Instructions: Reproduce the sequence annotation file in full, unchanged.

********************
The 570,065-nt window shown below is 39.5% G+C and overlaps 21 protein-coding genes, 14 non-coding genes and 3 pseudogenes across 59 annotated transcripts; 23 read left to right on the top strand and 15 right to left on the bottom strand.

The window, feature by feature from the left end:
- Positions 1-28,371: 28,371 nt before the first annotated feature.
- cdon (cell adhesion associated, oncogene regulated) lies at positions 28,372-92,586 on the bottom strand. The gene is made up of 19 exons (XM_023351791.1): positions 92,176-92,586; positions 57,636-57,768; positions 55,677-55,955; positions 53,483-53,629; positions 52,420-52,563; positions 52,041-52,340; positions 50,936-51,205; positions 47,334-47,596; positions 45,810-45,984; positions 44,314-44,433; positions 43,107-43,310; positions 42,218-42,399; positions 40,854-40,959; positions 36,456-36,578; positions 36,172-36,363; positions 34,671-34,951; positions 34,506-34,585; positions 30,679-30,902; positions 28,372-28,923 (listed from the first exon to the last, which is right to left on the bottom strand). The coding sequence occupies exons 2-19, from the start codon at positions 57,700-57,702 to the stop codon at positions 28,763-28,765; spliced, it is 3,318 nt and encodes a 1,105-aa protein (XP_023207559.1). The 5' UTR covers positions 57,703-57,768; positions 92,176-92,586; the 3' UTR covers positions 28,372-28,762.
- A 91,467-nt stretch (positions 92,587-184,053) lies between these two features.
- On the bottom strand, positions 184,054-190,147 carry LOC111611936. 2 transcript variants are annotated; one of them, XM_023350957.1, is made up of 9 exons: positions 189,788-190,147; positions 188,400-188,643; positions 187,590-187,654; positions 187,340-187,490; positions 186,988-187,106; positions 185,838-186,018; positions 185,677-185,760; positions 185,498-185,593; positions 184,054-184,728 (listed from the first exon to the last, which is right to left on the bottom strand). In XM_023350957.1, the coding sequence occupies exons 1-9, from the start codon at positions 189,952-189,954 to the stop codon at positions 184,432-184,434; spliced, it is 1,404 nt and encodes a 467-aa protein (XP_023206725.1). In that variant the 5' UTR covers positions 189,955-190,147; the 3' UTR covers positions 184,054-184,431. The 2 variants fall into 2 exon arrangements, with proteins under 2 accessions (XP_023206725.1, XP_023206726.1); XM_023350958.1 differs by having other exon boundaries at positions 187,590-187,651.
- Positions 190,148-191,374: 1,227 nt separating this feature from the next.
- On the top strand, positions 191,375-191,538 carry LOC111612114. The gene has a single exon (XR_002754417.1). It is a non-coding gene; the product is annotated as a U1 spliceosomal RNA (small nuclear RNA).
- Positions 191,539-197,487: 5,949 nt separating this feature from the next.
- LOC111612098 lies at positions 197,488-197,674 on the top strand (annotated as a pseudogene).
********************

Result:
The 570,065-nt window shown below is 39.5% G+C and overlaps 21 protein-coding genes, 14 non-coding genes and 3 pseudogenes across 59 annotated transcripts; 23 read left to right on the top strand and 15 right to left on the bottom strand.

The window, feature by feature from the left end:
- Positions 1-28,371: 28,371 nt before the first annotated feature.
- cdon (cell adhesion associated, oncogene regulated) lies at positions 28,372-92,586 on the bottom strand. The gene is made up of 19 exons (XM_023351791.1): positions 92,176-92,586; positions 57,636-57,768; positions 55,677-55,955; positions 53,483-53,629; positions 52,420-52,563; positions 52,041-52,340; positions 50,936-51,205; positions 47,334-47,596; positions 45,810-45,984; positions 44,314-44,433; positions 43,107-43,310; positions 42,218-42,399; positions 40,854-40,959; positions 36,456-36,578; positions 36,172-36,363; positions 34,671-34,951; positions 34,506-34,585; positions 30,679-30,902; positions 28,372-28,923 (listed from the first exon to the last, which is right to left on the bottom strand). The coding sequence occupies exons 2-19, from the start codon at positions 57,700-57,702 to the stop codon at positions 28,763-28,765; spliced, it is 3,318 nt and encodes a 1,105-aa protein (XP_023207559.1). The 5' UTR covers positions 57,703-57,768; positions 92,176-92,586; the 3' UTR covers positions 28,372-28,762.
- A 91,467-nt stretch (positions 92,587-184,053) lies between these two features.
- On the bottom strand, positions 184,054-190,147 carry LOC111611936. 2 transcript variants are annotated; one of them, XM_023350957.1, is made up of 9 exons: positions 189,788-190,147; positions 188,400-188,643; positions 187,590-187,654; positions 187,340-187,490; positions 186,988-187,106; positions 185,838-186,018; positions 185,677-185,760; positions 185,498-185,593; positions 184,054-184,728 (listed from the first exon to the last, which is right to left on the bottom strand). In XM_023350957.1, the coding sequence occupies exons 1-9, from the start codon at positions 189,952-189,954 to the stop codon at positions 184,432-184,434; spliced, it is 1,404 nt and encodes a 467-aa protein (XP_023206725.1). In that variant the 5' UTR covers positions 189,955-190,147; the 3' UTR covers positions 184,054-184,431. The 2 variants fall into 2 exon arrangements, with proteins under 2 accessions (XP_023206725.1, XP_023206726.1); XM_023350958.1 differs by having other exon boundaries at positions 187,590-187,651.
- Positions 190,148-191,374: 1,227 nt separating this feature from the next.
- On the top strand, positions 191,375-191,538 carry LOC111612114. The gene has a single exon (XR_002754417.1). It is a non-coding gene; the product is annotated as a U1 spliceosomal RNA (small nuclear RNA).
- Positions 191,539-197,487: 5,949 nt separating this feature from the next.
- LOC111612098 lies at positions 197,488-197,674 on the top strand (annotated as a pseudogene).